|'Director Peter Strickland plays out a teasing erotic thread to the drama which, like Berberian Sound Studio's Horror, also never really materialises with any certainty'|
Those who saw Berberian Sound Studio will not be surprised to hear that Peter Strickland's follow-up, The Duke Of Burgundy, is similarly unconcerned with clearly drawn plot. Strickland is marking himself out as a director unafraid to present a film which not only belies explanation, but pro-actively befuddles it. In amateur hands this could be frustrating; student-film level non-narrative to wring your hands at, but Strickland has 'got it' and got it by the bucketload. Despite (or perhaps because of) its lack of answers The Duke Of Burgundy emerges as one of the 2015's triumphs.
The precis, such that it is possible to give one, places two middle-aged ladies Evelyn (Chiara D'Anna) and Cynthia (Sidse Babett Knudsen) in a somewhat luxurious hillside home. The situation outside of these walls is unclear but this much can be gleaned; the society Strickland depicts appears to only be made up of women and to somehow centre on a university-like institute, devoted to the study of butterflies and moths. Both Evelyn and Cynthia attend or deliver talks at the institute, in between living a role-playing home life which sees one act subservient to the other.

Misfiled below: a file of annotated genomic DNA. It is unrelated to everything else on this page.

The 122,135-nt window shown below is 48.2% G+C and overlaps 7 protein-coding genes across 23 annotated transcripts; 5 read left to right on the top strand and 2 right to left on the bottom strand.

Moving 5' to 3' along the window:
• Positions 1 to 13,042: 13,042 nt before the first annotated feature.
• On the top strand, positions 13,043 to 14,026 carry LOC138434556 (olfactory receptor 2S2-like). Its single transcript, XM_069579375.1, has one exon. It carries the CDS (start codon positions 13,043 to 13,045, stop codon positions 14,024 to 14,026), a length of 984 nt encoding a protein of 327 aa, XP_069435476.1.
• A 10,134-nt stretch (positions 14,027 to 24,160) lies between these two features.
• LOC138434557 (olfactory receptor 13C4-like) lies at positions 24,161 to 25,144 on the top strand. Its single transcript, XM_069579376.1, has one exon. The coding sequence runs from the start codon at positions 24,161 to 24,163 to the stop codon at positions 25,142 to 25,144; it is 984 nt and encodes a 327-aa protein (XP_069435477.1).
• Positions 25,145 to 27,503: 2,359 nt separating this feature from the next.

Like Berberian, Strickland dances around genre and exploitation without ever actually placing his toe within it, nor setting out his stall to make a genre film. You can easily imagine that the society of The Duke Of Burgundy is some sort of post-apocalyptic commune of scholars, desperately holding on to the trappings of decadence and an area of study connotated with a certain eliteness. You can also easily imagine it is something else.
Simultaneously, Strickland plays out a teasing erotic thread to the drama which, like Berberian's Horror, also never really materialises with any certainty. In amongst all of the women's serious conversations, the director/screenwriter drops playful notes of absurdity, mundane within the context of this relationship. Evelyn likes to be locked into places by her lover. A bed with a sealable compartment beneath it is suggested as a present but ultimately cannot be delivered by the carpenter (Fatma Mohamed) in time. 'The bed would have been perfect', Evelyn tells her. 'Would a human toilet be a suitable substitute?', the carpenter suggests in response.
The temptation with something that suggests so few answers in its text is to look for them in the subtext. Whilst these are there (surely as a Romantic Drama this has something to say about honesty in relationships: both women play roles for a time, are 'punished' when they get something wrong and eventually revert to discussing day to day problems), perhaps it is even more thrilling to think of this simply as Strickland's style, his own linguistic approach to cinema. Whichever one you choose to follow, this is a thrilling and unique way to tell a story, wholly satisfying in its lack of desperation to deliver that very satisfaction.